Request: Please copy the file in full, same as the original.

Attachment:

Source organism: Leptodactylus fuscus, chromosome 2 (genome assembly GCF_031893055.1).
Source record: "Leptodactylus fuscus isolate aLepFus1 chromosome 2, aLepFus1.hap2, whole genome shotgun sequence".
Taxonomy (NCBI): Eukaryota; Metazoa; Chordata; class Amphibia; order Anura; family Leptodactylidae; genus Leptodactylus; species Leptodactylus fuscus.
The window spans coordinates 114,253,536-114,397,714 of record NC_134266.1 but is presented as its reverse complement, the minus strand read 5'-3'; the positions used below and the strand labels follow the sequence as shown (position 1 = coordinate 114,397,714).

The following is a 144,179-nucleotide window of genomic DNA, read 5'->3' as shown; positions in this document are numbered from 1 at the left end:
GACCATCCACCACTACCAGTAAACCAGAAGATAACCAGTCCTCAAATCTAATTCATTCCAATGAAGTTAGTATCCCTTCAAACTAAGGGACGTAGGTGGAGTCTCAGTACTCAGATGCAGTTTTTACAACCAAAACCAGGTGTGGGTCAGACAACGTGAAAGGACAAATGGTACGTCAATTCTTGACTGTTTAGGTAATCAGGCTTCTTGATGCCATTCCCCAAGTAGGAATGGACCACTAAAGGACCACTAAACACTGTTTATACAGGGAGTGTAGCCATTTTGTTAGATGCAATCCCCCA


Source organism: Leptodactylus fuscus, chromosome 2 (genome assembly GCF_031893055.1).
Source record: "Leptodactylus fuscus isolate aLepFus1 chromosome 2, aLepFus1.hap2, whole genome shotgun sequence".
Taxonomy (NCBI): Eukaryota; Metazoa; Chordata; class Amphibia; order Anura; family Leptodactylidae; genus Leptodactylus; species Leptodactylus fuscus.
The window spans coordinates 114,253,536-114,397,714 of record NC_134266.1 but is presented as its reverse complement, the minus strand read 5'-3'; the positions used below and the strand labels follow the sequence as shown (position 1 = coordinate 114,397,714).

The following is a 144,179-nucleotide window of genomic DNA, read 5'->3' as shown; positions in this document are numbered from 1 at the left end:
GACCATCCACCACTACCAGTAAACCAGAAGATAACCAGTCCTCAAATCTAATTCATTCCAATGAAGTTAGTATCCCTTCAAACTAAGGGACGTAGGTGGAGTCTCAGTACTCAGATGCAGTTTTTACAACCAAAACCAGGTGTGGGTCAGACAACGTGAAAGGACAAATGGTACGTCAATTCTTGACTGTTTAGGTAATCAGGCTTCTTGATGCCATTCCCCAAGTAGGAATGGACCACTAAAGGACCACTAAACACTGTTTATACAGGGAGTGTAGCCATTTTGTTAGATGCAATCCCCCA